Letter dated March 29, 2010:
Thank you for bringing your concerns about the health impacts of wind energy to the attention of Andrea Horwath, Leader, Ontario’s NDP.
New Democrats believe that wind energy needs to play an important role in reducing our reliance on coal and nuclear and in reducing our greenhouse gas emissions. Coal kills almost 700 people a year in Ontario.
Nuclear energy poses a constant risk of catastrophic accidents, nuclear weapons proliferation and poses the unsolved problem of trying to isolate radioactive waste for thousands of years.
We believe that it is important to rigorously study the health and environmental impacts of wind energy. A study by researchers at Stanford University concluded that wind had the least impact on human health, water supply, land, wildlife, and water pollution (see http://news-service.stanford.edu/news/2009/january7/power-010709.html).
A September 2009 report by Dr. Ray Copes, Director of Environmental and Occupational Health at the Ontario Agency for Health Promotion and Protection concluded that “there is no scientific evidence to date to demonstrate a causal association between wind turbine noise and adverse health effects”, though it “sometimes may be annoying to some people which may result in stress and sleep disturbance”.
A June 2009 report by the Acting Medical Officer of Health for the Chatham-Kent Health Unit concluded that “there is no scientifically valid evidence that wind turbines are causing direct health effects, although the body of valid evidence is limited. It is unlikely that evidence of adverse health effects will emerge in the future because there is no biologically plausible mechanism known by which wind turbines could cause health effects”.
It should be remembered that the Ontario government is pursuing a fairly modest targets for wind – 3400 MW of wind over next 20 years (Spain, which has less than half the surface area of Ontario, added that much in 2007 alone).
As well, the McGuinty government is requiring significant set backs for wind turbines, including a minimum of 550 metres to ensure noise levels do not exceed 40 decibels at the receptor (the noise level experienced in a quiet office or library).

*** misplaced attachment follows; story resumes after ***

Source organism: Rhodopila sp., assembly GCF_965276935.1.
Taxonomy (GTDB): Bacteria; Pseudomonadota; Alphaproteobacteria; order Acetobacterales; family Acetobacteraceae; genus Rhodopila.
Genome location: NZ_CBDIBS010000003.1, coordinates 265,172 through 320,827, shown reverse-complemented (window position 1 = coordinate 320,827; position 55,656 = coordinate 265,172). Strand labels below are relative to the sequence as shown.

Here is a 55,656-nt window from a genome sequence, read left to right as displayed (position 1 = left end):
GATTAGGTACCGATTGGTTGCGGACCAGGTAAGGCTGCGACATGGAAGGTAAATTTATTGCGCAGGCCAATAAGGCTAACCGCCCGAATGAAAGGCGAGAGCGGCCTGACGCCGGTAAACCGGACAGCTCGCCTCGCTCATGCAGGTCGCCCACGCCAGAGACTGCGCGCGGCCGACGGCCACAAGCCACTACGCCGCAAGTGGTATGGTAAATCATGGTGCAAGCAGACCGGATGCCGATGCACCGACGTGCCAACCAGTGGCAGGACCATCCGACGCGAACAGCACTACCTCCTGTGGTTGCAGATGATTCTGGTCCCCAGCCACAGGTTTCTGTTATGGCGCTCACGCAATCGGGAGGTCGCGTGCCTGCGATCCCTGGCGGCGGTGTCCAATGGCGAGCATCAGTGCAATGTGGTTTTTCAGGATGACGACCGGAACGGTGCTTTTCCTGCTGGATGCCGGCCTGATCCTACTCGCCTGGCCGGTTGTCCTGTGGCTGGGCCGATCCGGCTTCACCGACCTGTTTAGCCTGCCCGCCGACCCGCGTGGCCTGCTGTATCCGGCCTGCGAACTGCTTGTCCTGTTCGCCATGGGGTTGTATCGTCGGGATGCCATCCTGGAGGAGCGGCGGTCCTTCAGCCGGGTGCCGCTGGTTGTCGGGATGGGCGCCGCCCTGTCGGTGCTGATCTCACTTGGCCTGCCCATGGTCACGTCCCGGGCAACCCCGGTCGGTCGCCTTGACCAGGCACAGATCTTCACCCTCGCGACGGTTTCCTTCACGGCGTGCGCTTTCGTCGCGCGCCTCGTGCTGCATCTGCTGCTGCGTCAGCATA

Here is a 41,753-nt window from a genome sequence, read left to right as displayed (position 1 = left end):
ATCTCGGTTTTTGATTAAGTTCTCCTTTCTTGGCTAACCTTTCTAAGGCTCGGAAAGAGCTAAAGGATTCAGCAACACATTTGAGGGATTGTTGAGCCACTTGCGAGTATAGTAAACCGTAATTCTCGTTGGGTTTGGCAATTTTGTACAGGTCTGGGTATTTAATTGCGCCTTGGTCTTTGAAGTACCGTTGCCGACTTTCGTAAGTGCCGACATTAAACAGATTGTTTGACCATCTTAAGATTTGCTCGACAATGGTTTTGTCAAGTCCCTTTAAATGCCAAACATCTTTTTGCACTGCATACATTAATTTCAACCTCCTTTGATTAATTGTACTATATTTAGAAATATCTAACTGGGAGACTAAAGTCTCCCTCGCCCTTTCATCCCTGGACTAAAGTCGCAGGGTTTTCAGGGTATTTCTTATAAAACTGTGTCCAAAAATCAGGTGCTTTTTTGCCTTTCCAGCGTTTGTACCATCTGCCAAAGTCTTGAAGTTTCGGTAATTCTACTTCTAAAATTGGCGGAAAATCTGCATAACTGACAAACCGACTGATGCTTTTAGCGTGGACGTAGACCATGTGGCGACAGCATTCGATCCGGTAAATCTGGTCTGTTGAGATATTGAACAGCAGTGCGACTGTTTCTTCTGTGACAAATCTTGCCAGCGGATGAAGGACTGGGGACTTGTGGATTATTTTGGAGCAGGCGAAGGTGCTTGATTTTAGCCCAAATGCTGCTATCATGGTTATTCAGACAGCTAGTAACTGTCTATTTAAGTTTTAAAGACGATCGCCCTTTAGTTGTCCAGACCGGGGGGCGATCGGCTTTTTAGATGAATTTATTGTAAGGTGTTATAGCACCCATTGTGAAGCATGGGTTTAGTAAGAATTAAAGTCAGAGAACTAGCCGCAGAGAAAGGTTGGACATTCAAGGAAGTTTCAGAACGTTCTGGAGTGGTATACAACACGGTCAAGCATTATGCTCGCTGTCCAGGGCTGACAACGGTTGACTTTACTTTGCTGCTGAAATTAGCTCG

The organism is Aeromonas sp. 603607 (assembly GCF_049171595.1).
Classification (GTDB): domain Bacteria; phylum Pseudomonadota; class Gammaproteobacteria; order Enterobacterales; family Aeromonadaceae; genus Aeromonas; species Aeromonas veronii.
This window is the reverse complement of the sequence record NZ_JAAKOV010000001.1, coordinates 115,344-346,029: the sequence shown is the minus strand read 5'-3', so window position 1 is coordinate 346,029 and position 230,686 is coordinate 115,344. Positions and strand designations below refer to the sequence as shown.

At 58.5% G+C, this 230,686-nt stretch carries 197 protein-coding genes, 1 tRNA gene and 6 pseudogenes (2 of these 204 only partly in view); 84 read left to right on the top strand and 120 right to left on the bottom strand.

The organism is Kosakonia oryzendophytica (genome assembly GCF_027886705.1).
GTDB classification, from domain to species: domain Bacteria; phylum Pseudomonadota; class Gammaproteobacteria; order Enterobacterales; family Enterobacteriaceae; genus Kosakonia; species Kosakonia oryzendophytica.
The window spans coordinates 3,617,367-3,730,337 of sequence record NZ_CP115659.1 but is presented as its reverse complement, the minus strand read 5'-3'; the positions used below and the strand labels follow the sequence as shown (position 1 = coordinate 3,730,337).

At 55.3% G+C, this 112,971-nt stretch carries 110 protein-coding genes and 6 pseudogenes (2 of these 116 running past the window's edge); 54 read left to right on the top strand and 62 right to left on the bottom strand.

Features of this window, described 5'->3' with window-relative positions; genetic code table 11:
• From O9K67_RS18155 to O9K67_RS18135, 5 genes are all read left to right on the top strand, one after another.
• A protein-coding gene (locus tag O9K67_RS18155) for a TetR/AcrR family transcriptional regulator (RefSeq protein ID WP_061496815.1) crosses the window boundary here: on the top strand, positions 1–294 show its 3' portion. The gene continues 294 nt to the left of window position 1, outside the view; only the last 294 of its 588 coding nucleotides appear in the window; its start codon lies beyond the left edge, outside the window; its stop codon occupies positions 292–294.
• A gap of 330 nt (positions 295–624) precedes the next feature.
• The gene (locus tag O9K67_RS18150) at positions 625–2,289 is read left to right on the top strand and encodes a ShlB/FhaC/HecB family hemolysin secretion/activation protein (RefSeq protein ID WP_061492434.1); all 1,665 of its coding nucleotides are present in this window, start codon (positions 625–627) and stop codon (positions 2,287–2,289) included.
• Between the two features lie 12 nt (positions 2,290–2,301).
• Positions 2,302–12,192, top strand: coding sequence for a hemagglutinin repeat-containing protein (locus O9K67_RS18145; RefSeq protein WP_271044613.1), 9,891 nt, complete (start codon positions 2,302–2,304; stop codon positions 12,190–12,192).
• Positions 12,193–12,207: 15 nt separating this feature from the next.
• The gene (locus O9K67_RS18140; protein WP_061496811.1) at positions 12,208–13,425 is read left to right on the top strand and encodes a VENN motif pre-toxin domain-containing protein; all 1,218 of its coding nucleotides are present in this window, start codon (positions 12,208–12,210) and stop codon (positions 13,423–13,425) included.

These setbacks are largest in Canada, the United States and eight European countries (see http://www.wind-watch.org/documents/european-setbacks-minimum-distance-between-wind-turbines-and-habitations/).
Proponents would also be required to monitor and address any perceptible infrasound (vibration) or low frequency noise as a condition of the Renewable Energy Approval.
The McGuinty government is setting up a university chair to continue to monitor health effects of wind turbines. They should also set up a differentiated tariff paid for wind energy, with a higher rate in lower wind areas and a lower rate in high wind area, which would encourage the spreading of wind around Ontario and deter the over development of wind power in the highest wind areas along shorelines (this has been done successfully in Germany, France, Switzerland and Portugal).
The McGuinty Liberals need to strengthen public participation and accountability, by expanding the role of Renewable Energy Facilitation Office to include supporting public participation, by requiring the Facilitator to release information about a project if plant, animal or human health affected and by protecting public’s right to appeal projects (the NDP proposed these amendments to the Green Energy Act, however, they were voted down by the McGuinty government).
I hope this clarifies Ontario’s NDP position on Wind Energy.
We look forward to working to ensure that wind energy is pursued in a safe and cost-effective manner in order to reduce Ontario’s reliance on coal and nuclear energy, and to reduce our greenhouse emissions to limit the dangers of global warming.
Ezia Cervoni, Leader’s Correspondence Officer
On Behalf of Andrea Horwath, Leader Ontario’s NDP